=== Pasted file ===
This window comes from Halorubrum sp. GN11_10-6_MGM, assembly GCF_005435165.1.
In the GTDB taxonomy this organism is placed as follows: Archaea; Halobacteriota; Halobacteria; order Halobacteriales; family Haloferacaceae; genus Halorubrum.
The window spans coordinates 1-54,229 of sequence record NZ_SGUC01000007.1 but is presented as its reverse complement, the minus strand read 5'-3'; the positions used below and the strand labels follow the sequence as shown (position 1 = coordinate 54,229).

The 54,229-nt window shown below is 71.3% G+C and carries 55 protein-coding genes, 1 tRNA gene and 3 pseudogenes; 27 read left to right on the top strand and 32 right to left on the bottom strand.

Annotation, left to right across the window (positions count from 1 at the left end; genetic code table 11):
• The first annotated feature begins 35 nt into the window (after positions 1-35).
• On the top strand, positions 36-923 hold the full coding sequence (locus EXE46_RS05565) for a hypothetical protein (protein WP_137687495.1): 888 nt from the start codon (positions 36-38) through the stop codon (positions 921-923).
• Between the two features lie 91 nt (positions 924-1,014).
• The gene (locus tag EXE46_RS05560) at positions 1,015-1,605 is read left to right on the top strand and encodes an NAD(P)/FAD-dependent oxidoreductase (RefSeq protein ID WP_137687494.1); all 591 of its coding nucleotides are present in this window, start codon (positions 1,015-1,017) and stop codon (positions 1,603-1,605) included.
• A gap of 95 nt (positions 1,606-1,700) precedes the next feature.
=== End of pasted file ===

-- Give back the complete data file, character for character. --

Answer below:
This window comes from Halorubrum sp. GN11_10-6_MGM, assembly GCF_005435165.1.
In the GTDB taxonomy this organism is placed as follows: Archaea; Halobacteriota; Halobacteria; order Halobacteriales; family Haloferacaceae; genus Halorubrum.
The window spans coordinates 1-54,229 of sequence record NZ_SGUC01000007.1 but is presented as its reverse complement, the minus strand read 5'-3'; the positions used below and the strand labels follow the sequence as shown (position 1 = coordinate 54,229).

The 54,229-nt window shown below is 71.3% G+C and carries 55 protein-coding genes, 1 tRNA gene and 3 pseudogenes; 27 read left to right on the top strand and 32 right to left on the bottom strand.

Annotation, left to right across the window (positions count from 1 at the left end; genetic code table 11):
• The first annotated feature begins 35 nt into the window (after positions 1-35).
• On the top strand, positions 36-923 hold the full coding sequence (locus EXE46_RS05565) for a hypothetical protein (protein WP_137687495.1): 888 nt from the start codon (positions 36-38) through the stop codon (positions 921-923).
• Between the two features lie 91 nt (positions 924-1,014).
• The gene (locus tag EXE46_RS05560) at positions 1,015-1,605 is read left to right on the top strand and encodes an NAD(P)/FAD-dependent oxidoreductase (RefSeq protein ID WP_137687494.1); all 591 of its coding nucleotides are present in this window, start codon (positions 1,015-1,017) and stop codon (positions 1,603-1,605) included.
• A gap of 95 nt (positions 1,606-1,700) precedes the next feature.